Gene expression profiles provide specific molecular signatures containing information which may enable explanation of the mechanisms of tumor development and progression and the poor prognosis observed in IBC. Indeed, several studies comparing IBC to non-IBC have demonstrated a specific mRNA expression signature in IBC that is significantly enriched for genes involved in cell motility, inflammation, immune response and stem cell biology (Bertucci et al. 2004; Ben Hamida et al. 2008). Furthermore, expression profiling performed by Marrahchi et al. have further strengthened the evidence of the role of WISP3 as a tumor suppressor gene and RhoC as an oncogene which act in concert to give rise to the highly aggressive IBC phenotype in the Tunisian population. (Marrakchi et al. 2009).
Some studies have noted the dysregulation of several miRNA in IBC tumors, but (Iorio et al. 2005; Blenkiron et al. 2007; Auwera et al. 2010), no study has focused on miRNA levels in sera of patients with IBC. The aim of this study was to identify a molecular signature of IBC based on miRNA profile in serum and to use this profile as an early diagnosis criterion. To this end, we present the first investigation of a panel of miRNA in the serum of inflammatory breast cancer patients and compared this profile to non-inflammatory breast cancer cases and non-cancer controls.
Materials and methods
Written informed consent was obtained from all participants involved in this study. This study was approved by the Georgetown University Institutional Review Board and the Ethical Committee of Pasteur Institute of Tunis, Tunisia.
Serum samples and clinical data
In this study, a total of 20 women with non-IBC, 20 women with IBC, and 20 cancer-free women were recruited. Peripheral blood samples (5 ml per subject) were obtained from each study subject and were collected between March 2011 and January 2012 from patients being diagnosed and treated at Hannibal International Clinic of Tunis at the time of diagnosis before they underwent any therapeutic procedure. Control blood samples were collected at the same period from healthy women volunteers with no history of malignant diseases, no blood donations received in the previous 3 years, and no current inflammatory conditions; they were matched to the cases on menopause status. The blood tube was centrifuged at 1200 × g for 10 min at 4°C followed by careful separation of serum. Another centrifugation was performed for 10 min at 10,000 × g at 4°C to remove the cellular debits. The serum was stored at −80°C until it was used for RNA extraction.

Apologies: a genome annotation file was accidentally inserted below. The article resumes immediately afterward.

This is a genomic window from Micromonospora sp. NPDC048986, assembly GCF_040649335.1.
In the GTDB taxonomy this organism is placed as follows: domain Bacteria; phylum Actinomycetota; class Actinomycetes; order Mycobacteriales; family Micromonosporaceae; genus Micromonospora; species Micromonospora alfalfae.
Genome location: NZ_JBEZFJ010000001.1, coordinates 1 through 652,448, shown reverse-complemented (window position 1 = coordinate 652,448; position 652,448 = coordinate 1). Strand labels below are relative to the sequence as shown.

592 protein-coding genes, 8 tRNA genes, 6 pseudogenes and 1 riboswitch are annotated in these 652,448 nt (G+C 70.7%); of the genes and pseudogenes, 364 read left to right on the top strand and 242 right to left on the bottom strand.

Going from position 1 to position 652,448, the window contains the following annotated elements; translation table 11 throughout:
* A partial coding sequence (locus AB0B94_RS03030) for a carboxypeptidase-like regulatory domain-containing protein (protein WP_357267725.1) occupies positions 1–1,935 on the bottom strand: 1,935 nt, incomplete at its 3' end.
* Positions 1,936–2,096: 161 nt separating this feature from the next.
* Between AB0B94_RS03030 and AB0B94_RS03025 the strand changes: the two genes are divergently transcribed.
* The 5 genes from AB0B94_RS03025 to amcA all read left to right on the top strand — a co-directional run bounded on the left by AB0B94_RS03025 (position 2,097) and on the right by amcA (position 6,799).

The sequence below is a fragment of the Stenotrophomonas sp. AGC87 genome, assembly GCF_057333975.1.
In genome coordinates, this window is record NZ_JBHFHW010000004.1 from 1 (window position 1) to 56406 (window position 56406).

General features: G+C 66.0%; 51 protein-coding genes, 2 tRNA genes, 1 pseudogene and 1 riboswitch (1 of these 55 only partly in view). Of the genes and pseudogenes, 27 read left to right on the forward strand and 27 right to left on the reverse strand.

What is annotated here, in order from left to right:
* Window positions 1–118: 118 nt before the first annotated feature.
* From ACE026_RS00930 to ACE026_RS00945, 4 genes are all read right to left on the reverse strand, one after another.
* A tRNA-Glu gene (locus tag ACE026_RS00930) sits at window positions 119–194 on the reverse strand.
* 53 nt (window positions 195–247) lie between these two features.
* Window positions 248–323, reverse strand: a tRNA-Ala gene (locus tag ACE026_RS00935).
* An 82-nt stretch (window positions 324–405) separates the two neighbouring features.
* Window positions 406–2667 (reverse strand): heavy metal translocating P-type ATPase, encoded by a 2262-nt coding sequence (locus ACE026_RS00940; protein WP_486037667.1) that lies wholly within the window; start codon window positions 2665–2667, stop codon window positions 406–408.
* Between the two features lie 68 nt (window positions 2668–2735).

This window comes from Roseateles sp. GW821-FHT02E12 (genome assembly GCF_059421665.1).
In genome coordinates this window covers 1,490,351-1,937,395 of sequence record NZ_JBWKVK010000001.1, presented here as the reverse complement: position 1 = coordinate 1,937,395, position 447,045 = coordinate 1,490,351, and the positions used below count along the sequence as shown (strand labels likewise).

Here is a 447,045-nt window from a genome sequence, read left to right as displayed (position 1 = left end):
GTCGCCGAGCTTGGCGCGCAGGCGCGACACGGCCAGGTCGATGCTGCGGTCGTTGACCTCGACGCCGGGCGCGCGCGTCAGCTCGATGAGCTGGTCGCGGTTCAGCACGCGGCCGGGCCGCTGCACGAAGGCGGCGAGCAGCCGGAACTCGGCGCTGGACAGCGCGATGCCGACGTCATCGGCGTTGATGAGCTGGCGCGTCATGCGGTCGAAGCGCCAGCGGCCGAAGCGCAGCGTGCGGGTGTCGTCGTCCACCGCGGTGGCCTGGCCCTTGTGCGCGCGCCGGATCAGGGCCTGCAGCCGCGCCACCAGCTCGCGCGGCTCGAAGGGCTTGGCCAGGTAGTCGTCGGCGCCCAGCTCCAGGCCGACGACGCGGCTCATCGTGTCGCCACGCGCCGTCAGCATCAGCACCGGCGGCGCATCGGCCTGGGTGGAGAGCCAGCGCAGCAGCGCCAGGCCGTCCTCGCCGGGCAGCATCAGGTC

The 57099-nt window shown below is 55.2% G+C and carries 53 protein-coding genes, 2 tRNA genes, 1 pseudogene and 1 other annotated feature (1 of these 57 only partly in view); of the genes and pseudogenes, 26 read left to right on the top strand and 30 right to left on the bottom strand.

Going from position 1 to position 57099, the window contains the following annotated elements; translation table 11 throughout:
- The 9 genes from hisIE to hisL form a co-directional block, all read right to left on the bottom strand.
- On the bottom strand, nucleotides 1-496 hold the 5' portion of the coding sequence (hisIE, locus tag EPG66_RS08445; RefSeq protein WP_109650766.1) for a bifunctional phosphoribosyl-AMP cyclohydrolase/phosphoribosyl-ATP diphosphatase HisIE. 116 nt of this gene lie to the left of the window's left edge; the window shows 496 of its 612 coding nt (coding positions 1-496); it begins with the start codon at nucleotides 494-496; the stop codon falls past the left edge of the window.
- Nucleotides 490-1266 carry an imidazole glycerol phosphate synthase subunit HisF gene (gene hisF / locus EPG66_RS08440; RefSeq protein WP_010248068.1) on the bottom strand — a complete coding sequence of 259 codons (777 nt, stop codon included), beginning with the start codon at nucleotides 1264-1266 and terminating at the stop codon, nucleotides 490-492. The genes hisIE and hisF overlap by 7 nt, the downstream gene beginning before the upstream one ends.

The clinico-pathological data and tumor characteristics of the patients at time of diagnosis are illustrated in Table 1. We classified the cancer stage according to the TNM staging system of the seventh edition of the AJCC Cancer Staging Manual. There were no statistical differences in age, estrogen receptor, progesterone receptor, and Her2/neu between the two patients groups. Patient histopathology results were confirmed by the pathologist’s examination of the surgical resection.
RNA extraction and reverse transcription
Total RNA was extracted from 500 μl serum using mirVana ™PARIS™Kit from Life Technologies according to manufacturer’s protocol. Briefly, 500 μl of 2× Denaturing Solution was added to each sample. Total RNA was extracted with acidic phenol:chloroform. The aqueous phase was loaded onto the Filter Cartridge after the addition of 1.25 volume of 100% ethanol. After several washing processes, the RNA was eluted into 60 μl of RNase-free water. The RNA concentration and purity were controlled by UV spectrophotometry using a Nanodrop ND-1000 a verifier (Thermo Scientific). The RNA specimens were stored at − 80°C until reverse transcription.